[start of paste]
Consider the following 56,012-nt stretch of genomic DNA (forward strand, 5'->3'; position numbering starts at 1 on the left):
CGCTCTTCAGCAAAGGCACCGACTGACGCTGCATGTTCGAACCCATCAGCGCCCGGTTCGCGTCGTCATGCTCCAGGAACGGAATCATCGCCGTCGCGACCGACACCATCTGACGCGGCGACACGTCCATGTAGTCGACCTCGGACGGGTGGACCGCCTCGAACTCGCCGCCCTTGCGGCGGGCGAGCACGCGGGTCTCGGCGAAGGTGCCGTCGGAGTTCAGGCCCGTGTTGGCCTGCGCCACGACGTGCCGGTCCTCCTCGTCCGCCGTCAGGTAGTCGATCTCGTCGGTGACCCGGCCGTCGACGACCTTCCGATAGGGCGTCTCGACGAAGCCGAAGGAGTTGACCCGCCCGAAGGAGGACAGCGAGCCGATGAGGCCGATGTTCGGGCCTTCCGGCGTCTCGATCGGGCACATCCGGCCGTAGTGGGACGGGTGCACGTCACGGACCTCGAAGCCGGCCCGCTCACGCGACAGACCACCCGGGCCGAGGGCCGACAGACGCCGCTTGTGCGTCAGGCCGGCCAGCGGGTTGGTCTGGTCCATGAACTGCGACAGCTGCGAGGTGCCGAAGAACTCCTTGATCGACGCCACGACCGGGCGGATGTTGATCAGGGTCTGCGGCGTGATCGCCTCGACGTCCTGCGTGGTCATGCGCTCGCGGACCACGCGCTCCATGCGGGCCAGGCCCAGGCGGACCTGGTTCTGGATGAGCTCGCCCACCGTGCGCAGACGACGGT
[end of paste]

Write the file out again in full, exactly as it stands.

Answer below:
Consider the following 56,012-nt stretch of genomic DNA (forward strand, 5'->3'; position numbering starts at 1 on the left):
CGCTCTTCAGCAAAGGCACCGACTGACGCTGCATGTTCGAACCCATCAGCGCCCGGTTCGCGTCGTCATGCTCCAGGAACGGAATCATCGCCGTCGCGACCGACACCATCTGACGCGGCGACACGTCCATGTAGTCGACCTCGGACGGGTGGACCGCCTCGAACTCGCCGCCCTTGCGGCGGGCGAGCACGCGGGTCTCGGCGAAGGTGCCGTCGGAGTTCAGGCCCGTGTTGGCCTGCGCCACGACGTGCCGGTCCTCCTCGTCCGCCGTCAGGTAGTCGATCTCGTCGGTGACCCGGCCGTCGACGACCTTCCGATAGGGCGTCTCGACGAAGCCGAAGGAGTTGACCCGCCCGAAGGAGGACAGCGAGCCGATGAGGCCGATGTTCGGGCCTTCCGGCGTCTCGATCGGGCACATCCGGCCGTAGTGGGACGGGTGCACGTCACGGACCTCGAAGCCGGCCCGCTCACGCGACAGACCACCCGGGCCGAGGGCCGACAGACGCCGCTTGTGCGTCAGGCCGGCCAGCGGGTTGGTCTGGTCCATGAACTGCGACAGCTGCGAGGTGCCGAAGAACTCCTTGATCGACGCCACGACCGGGCGGATGTTGATCAGGGTCTGCGGCGTGATCGCCTCGACGTCCTGCGTGGTCATGCGCTCGCGGACCACGCGCTCCATGCGGGCCAGGCCCAGGCGGACCTGGTTCTGGATGAGCTCGCCCACCGTGCGCAGACGACGGT